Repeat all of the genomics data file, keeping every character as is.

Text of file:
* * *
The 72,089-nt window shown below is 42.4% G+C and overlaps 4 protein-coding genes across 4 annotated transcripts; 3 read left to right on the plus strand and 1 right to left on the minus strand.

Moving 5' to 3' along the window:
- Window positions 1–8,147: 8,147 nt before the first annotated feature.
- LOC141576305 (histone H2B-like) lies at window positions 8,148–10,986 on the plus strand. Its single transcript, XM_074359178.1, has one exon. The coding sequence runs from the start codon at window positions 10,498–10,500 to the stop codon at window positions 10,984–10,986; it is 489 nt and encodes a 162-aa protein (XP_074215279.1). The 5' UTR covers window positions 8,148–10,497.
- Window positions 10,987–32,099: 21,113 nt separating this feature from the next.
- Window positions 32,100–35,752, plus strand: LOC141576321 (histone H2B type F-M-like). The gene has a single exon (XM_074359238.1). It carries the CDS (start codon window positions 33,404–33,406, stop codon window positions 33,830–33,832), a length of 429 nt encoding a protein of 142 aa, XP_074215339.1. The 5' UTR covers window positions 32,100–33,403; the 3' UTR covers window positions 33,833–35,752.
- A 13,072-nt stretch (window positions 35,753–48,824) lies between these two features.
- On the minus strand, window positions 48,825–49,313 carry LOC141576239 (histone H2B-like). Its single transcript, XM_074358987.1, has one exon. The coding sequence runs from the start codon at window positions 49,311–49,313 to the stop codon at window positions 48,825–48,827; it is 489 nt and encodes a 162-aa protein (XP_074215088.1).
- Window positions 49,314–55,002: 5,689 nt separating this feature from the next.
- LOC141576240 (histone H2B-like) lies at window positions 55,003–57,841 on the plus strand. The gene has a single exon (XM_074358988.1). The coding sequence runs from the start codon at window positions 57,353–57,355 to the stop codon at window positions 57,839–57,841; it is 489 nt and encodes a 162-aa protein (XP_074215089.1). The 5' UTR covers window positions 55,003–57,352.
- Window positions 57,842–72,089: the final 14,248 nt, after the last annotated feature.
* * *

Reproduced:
The 72,089-nt window shown below is 42.4% G+C and overlaps 4 protein-coding genes across 4 annotated transcripts; 3 read left to right on the plus strand and 1 right to left on the minus strand.

Moving 5' to 3' along the window:
- Window positions 1–8,147: 8,147 nt before the first annotated feature.
- LOC141576305 (histone H2B-like) lies at window positions 8,148–10,986 on the plus strand. Its single transcript, XM_074359178.1, has one exon. The coding sequence runs from the start codon at window positions 10,498–10,500 to the stop codon at window positions 10,984–10,986; it is 489 nt and encodes a 162-aa protein (XP_074215279.1). The 5' UTR covers window positions 8,148–10,497.
- Window positions 10,987–32,099: 21,113 nt separating this feature from the next.
- Window positions 32,100–35,752, plus strand: LOC141576321 (histone H2B type F-M-like). The gene has a single exon (XM_074359238.1). It carries the CDS (start codon window positions 33,404–33,406, stop codon window positions 33,830–33,832), a length of 429 nt encoding a protein of 142 aa, XP_074215339.1. The 5' UTR covers window positions 32,100–33,403; the 3' UTR covers window positions 33,833–35,752.
- A 13,072-nt stretch (window positions 35,753–48,824) lies between these two features.
- On the minus strand, window positions 48,825–49,313 carry LOC141576239 (histone H2B-like). Its single transcript, XM_074358987.1, has one exon. The coding sequence runs from the start codon at window positions 49,311–49,313 to the stop codon at window positions 48,825–48,827; it is 489 nt and encodes a 162-aa protein (XP_074215088.1).
- Window positions 49,314–55,002: 5,689 nt separating this feature from the next.
- LOC141576240 (histone H2B-like) lies at window positions 55,003–57,841 on the plus strand. The gene has a single exon (XM_074358988.1). The coding sequence runs from the start codon at window positions 57,353–57,355 to the stop codon at window positions 57,839–57,841; it is 489 nt and encodes a 162-aa protein (XP_074215089.1). The 5' UTR covers window positions 55,003–57,352.
- Window positions 57,842–72,089: the final 14,248 nt, after the last annotated feature.